September 17, 2020 The former the Nazi concentration camp Buchenwald near Weimar, Germany, Jan. 27, 2020. (AP/Jens Meyer)
Claims Conference study shows lack of knowledge about the Holocaust for American millennials and Gen Zers.
By Joseph Wolkin, World Israel News
The Conference on Jewish Material Claims Against Germany, also known as the Claims Conference, revealed a shocking study on Wednesday that highlights the lack of knowledge American millennials and Gen Zers have about the Holocaust.
The Claims Conference’s newest study states “that nearly 20 percent of millennials and Gen Z in New York feel the Jews caused the Holocaust.”
New York is one of 15 states to require Holocaust education in schools, but the guidelines for such curricula is vague. Louisiana, Tennessee, Montana, Arizona, Connecticut, Georgia, Nevada and New Mexico also have 15 to 16 percent of millenial and Gen Zers believing Jews caused the Holocaust.
“The results are both shocking and saddening and they underscore why we must act now while Holocaust survivors are still with us to voice their stories,” Gideon Taylor, president of the Claims Conference, said.
“We need to understand why we aren’t doing better in educating a younger generation about the Holocaust and the lessons of the past. This needs to serve as a wake-up call to us all, and as a road map of where government officials need to act.”
The survey found that 63 percent of the aforementioned age groups don’t know that six million Jews were murdered by the Nazis. Thirty-six percent of millennials and Gen Zers actually believe two million or fewer Jews were killed between 1938 and 1945.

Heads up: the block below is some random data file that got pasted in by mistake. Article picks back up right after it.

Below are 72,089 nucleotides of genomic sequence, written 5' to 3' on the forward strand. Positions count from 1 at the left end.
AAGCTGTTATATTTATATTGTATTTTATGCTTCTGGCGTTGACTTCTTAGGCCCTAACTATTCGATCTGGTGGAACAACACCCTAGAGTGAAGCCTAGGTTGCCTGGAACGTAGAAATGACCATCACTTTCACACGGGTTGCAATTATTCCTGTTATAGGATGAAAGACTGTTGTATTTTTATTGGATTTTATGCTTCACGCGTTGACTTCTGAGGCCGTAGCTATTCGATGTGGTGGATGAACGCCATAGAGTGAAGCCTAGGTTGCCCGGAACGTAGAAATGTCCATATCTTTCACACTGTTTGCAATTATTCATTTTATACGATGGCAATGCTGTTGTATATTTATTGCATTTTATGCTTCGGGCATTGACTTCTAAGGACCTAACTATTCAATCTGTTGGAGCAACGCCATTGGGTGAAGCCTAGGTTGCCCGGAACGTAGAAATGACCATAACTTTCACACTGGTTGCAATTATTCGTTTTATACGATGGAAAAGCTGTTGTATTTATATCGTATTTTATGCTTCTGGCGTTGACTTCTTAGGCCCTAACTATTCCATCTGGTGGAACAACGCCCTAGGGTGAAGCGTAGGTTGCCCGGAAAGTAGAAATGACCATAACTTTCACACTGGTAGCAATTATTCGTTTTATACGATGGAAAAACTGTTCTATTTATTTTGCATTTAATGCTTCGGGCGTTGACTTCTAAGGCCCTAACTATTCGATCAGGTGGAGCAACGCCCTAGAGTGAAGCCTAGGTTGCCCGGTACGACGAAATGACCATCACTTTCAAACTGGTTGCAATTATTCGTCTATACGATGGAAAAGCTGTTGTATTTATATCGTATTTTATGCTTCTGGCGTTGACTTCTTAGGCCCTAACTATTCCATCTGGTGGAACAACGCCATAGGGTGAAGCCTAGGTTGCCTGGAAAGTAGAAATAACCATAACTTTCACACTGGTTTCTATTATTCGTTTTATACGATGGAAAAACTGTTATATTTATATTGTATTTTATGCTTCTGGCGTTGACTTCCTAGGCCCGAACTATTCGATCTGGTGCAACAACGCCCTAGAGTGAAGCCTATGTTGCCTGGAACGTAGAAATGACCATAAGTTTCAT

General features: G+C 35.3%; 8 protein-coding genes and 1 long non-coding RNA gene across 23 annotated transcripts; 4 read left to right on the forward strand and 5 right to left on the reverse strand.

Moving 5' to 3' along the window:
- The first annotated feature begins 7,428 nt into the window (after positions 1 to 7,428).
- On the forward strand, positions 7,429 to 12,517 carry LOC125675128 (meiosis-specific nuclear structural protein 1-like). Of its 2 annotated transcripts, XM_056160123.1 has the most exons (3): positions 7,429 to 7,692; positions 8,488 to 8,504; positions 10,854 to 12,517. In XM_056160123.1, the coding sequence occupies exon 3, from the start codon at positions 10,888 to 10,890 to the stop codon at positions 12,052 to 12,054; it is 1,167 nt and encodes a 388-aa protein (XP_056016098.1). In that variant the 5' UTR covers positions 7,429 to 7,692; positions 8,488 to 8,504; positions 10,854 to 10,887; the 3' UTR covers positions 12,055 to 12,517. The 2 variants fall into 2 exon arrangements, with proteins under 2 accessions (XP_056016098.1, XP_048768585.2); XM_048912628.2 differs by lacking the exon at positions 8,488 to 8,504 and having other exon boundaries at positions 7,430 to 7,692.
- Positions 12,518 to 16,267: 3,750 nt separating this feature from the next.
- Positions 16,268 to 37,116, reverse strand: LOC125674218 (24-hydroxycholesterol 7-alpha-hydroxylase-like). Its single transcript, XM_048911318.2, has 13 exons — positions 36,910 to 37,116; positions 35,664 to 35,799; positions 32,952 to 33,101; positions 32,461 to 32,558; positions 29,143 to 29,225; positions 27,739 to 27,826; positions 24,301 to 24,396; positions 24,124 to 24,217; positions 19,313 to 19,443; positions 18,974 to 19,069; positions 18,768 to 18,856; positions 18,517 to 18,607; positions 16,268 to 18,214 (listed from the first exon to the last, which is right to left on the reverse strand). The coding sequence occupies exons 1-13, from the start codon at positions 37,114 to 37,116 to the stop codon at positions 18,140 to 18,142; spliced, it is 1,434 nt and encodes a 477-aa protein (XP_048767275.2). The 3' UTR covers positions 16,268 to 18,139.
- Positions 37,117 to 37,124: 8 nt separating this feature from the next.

The study is the first conducted by the Claims Conference in all 50 states.
“Not only was their overall lack of Holocaust knowledge troubling, but combined with the number of millennials and Gen Z who have seen Holocaust denial on social media, it is clear that we must fight this distortion of history and do all we can to ensure that the social media giants stop allowing this harmful content on their platforms,” Claims Conference Executive Vice President Greg Schneider said.
“Survivors lost their families, friends, homes and communities; we cannot deny their history,” he said.
Forty-eight percent of people surveyed could not name one of the concentration or death camps that the Nazis instituted during the Holocaust.
The Claims Conference found states that require Holocaust education, such as New York, California and Indiana, have higher percentages of younger people believing the Holocaust never happened.
Meanwhile, states without a Holocaust education requirement have the best knowledge, among them being Minnesota, Massachusetts and Wisconsin.
For the study, the Conference on Jewish Material Claims Against Germany partnered with Schoen Cooperman Research to interview 1,000 people nationwide and 200 interviews per state with people between 18 to 39 years old.